The more I read and learn about the health care domain, and especially the public health arena, the more I find similarities between public health and information security. Take the following example from the CDC web site:

Public Health Surveillance has been defined as the ongoing, systematic collection, analysis, and interpretation of data (e.g., regarding agent/hazard, risk factor, exposure, health event) essential to the planning, implementation, and evaluation of public health practice, closely integrated with the timely dissemination of these data to those responsible for prevention and control.  -- Source:

Sounds familiar? This is exactly what corporate security folks do all day! We have people systematically watching our systems and networks and we make sure that the things that they find on it are analyzed and appropriate actions are taken.

In public health care, a surveillance system provides an epidemiologist with eyes and ears on the ground. That is something we, as information security professionals, also need. We need to partner with our helpdesks to detect deviations from the normal call patterns. We need to partner with our field support techs to make sure that they tell us about policy violations they may encounter and we need to team up with the physical security teams to make sure that proper access controls and intrusion detection systems (as in: motion sensors, break-in alarms, etc.) are in place AND are being monitored.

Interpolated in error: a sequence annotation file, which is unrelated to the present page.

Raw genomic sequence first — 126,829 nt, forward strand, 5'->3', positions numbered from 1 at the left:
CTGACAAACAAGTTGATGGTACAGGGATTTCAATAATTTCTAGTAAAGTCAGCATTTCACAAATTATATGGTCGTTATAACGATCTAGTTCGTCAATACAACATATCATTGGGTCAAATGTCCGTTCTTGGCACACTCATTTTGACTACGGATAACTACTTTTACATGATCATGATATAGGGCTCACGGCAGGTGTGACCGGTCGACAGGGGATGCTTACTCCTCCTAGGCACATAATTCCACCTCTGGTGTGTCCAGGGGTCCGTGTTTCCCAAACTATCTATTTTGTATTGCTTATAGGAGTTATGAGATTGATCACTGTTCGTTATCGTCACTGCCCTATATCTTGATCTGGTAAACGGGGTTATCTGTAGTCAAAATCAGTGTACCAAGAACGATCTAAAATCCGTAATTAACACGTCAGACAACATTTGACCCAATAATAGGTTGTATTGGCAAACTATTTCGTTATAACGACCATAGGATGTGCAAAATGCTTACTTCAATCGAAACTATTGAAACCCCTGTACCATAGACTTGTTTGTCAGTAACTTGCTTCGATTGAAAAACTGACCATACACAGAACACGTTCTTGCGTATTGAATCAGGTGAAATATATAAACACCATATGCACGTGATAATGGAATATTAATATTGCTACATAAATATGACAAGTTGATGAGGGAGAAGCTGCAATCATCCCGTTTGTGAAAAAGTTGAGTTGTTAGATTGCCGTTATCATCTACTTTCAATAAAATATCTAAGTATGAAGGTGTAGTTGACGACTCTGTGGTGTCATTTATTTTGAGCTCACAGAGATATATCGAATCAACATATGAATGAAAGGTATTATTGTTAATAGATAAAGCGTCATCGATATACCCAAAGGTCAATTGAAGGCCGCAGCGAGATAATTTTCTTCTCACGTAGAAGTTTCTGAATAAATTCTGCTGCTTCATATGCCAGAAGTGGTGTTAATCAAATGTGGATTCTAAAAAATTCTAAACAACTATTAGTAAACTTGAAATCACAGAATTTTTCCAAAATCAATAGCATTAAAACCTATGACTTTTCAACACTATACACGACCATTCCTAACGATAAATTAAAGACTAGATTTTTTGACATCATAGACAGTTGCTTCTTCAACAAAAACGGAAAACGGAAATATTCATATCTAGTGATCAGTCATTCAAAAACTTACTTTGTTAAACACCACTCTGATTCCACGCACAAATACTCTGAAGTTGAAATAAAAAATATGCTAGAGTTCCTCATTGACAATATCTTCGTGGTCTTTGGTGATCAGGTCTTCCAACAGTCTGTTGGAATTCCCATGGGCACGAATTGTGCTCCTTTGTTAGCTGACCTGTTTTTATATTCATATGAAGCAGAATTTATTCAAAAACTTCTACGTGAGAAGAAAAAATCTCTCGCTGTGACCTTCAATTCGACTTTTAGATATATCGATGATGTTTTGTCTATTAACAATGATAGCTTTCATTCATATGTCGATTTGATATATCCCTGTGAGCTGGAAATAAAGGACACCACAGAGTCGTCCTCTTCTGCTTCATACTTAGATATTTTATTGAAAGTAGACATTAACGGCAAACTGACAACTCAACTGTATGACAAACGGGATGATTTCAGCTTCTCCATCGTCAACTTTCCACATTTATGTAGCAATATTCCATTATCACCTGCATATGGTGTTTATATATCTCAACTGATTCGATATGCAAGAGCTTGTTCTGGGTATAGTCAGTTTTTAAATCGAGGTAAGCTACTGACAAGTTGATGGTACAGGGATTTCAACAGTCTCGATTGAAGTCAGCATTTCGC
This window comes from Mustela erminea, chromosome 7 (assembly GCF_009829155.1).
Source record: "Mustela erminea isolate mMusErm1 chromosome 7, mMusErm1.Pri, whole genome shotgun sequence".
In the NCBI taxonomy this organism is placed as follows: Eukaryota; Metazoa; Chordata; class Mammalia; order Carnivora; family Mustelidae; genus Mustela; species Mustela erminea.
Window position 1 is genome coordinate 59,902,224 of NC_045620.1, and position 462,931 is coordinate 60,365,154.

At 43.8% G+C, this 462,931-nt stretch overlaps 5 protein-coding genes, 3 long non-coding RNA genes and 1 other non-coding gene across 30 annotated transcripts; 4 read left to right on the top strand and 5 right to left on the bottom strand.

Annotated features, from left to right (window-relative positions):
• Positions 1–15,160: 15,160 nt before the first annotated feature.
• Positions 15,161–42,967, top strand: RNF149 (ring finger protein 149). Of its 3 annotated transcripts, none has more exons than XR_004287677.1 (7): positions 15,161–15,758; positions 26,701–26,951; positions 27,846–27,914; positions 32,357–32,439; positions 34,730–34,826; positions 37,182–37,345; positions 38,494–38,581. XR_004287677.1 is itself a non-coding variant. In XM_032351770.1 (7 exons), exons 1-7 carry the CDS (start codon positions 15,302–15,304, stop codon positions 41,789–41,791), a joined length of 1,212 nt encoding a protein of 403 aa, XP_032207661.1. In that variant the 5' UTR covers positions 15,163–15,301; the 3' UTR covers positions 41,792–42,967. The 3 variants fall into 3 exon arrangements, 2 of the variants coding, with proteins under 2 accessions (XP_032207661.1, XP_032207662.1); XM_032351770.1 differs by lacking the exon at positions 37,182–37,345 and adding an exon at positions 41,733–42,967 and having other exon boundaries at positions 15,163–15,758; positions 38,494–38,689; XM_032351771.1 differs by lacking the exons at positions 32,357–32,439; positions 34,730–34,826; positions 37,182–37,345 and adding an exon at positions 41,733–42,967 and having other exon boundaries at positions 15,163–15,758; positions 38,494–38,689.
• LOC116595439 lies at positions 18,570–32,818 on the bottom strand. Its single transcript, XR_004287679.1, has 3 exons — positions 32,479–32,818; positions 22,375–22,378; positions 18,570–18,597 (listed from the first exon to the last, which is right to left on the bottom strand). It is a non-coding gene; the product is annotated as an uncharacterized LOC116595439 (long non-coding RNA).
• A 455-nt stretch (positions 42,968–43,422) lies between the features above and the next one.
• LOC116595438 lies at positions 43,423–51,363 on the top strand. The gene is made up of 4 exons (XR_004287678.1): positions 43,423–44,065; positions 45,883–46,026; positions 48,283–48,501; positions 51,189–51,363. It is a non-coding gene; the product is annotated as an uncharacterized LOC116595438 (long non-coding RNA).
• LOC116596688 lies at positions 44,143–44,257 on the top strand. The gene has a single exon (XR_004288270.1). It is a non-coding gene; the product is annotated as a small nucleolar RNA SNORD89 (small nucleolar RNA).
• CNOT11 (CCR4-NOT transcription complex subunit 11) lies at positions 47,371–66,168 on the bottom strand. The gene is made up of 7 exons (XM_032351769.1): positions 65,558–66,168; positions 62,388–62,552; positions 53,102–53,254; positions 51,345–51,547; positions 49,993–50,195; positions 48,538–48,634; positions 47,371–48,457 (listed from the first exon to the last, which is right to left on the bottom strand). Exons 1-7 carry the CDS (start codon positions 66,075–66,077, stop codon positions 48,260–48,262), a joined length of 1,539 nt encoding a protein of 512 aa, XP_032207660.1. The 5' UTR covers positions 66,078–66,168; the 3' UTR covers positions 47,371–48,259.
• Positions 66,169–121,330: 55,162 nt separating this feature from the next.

Start building your information security surveillance system!

It is time we start step up our game and improve the way that we learn from other domains. Epidemiology has been around for a while, and they do a lot of cool stuff.